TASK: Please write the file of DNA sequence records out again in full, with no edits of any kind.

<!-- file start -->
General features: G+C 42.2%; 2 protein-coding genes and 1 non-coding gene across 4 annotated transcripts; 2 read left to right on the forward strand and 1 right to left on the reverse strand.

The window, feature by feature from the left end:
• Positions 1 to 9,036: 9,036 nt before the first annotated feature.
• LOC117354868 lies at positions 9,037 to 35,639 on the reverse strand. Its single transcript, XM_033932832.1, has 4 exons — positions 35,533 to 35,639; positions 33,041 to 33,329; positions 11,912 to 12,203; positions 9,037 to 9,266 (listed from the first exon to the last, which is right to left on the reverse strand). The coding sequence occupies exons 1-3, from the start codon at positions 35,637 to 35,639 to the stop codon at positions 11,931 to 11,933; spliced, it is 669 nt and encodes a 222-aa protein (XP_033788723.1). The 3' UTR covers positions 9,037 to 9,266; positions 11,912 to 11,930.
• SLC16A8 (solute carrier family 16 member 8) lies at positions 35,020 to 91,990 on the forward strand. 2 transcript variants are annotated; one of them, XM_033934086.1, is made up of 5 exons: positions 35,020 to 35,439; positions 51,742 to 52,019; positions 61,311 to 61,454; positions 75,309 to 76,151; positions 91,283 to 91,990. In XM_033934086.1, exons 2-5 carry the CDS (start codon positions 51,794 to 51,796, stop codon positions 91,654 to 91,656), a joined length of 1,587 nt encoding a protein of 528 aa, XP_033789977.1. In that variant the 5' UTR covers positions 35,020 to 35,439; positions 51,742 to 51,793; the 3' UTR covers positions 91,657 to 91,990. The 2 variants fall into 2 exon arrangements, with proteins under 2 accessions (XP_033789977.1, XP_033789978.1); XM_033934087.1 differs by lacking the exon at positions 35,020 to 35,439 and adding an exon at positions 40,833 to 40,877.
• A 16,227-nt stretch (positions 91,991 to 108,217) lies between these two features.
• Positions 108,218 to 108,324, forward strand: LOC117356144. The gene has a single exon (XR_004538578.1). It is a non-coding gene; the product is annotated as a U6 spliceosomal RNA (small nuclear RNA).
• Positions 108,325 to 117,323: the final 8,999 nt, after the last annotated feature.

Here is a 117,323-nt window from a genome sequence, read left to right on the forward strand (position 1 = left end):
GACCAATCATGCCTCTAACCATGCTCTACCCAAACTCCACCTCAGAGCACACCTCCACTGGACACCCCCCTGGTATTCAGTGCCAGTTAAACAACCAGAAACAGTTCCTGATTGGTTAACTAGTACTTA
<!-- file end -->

General features: G+C 42.2%; 2 protein-coding genes and 1 non-coding gene across 4 annotated transcripts; 2 read left to right on the forward strand and 1 right to left on the reverse strand.

The window, feature by feature from the left end:
• Positions 1 to 9,036: 9,036 nt before the first annotated feature.
• LOC117354868 lies at positions 9,037 to 35,639 on the reverse strand. Its single transcript, XM_033932832.1, has 4 exons — positions 35,533 to 35,639; positions 33,041 to 33,329; positions 11,912 to 12,203; positions 9,037 to 9,266 (listed from the first exon to the last, which is right to left on the reverse strand). The coding sequence occupies exons 1-3, from the start codon at positions 35,637 to 35,639 to the stop codon at positions 11,931 to 11,933; spliced, it is 669 nt and encodes a 222-aa protein (XP_033788723.1). The 3' UTR covers positions 9,037 to 9,266; positions 11,912 to 11,930.
• SLC16A8 (solute carrier family 16 member 8) lies at positions 35,020 to 91,990 on the forward strand. 2 transcript variants are annotated; one of them, XM_033934086.1, is made up of 5 exons: positions 35,020 to 35,439; positions 51,742 to 52,019; positions 61,311 to 61,454; positions 75,309 to 76,151; positions 91,283 to 91,990. In XM_033934086.1, exons 2-5 carry the CDS (start codon positions 51,794 to 51,796, stop codon positions 91,654 to 91,656), a joined length of 1,587 nt encoding a protein of 528 aa, XP_033789977.1. In that variant the 5' UTR covers positions 35,020 to 35,439; positions 51,742 to 51,793; the 3' UTR covers positions 91,657 to 91,990. The 2 variants fall into 2 exon arrangements, with proteins under 2 accessions (XP_033789977.1, XP_033789978.1); XM_033934087.1 differs by lacking the exon at positions 35,020 to 35,439 and adding an exon at positions 40,833 to 40,877.
• A 16,227-nt stretch (positions 91,991 to 108,217) lies between these two features.
• Positions 108,218 to 108,324, forward strand: LOC117356144. The gene has a single exon (XR_004538578.1). It is a non-coding gene; the product is annotated as a U6 spliceosomal RNA (small nuclear RNA).
• Positions 108,325 to 117,323: the final 8,999 nt, after the last annotated feature.

Here is a 117,323-nt window from a genome sequence, read left to right on the forward strand (position 1 = left end):
GACCAATCATGCCTCTAACCATGCTCTACCCAAACTCCACCTCAGAGCACACCTCCACTGGACACCCCCCTGGTATTCAGTGCCAGTTAAACAACCAGAAACAGTTCCTGATTGGTTAACTAGTACTTA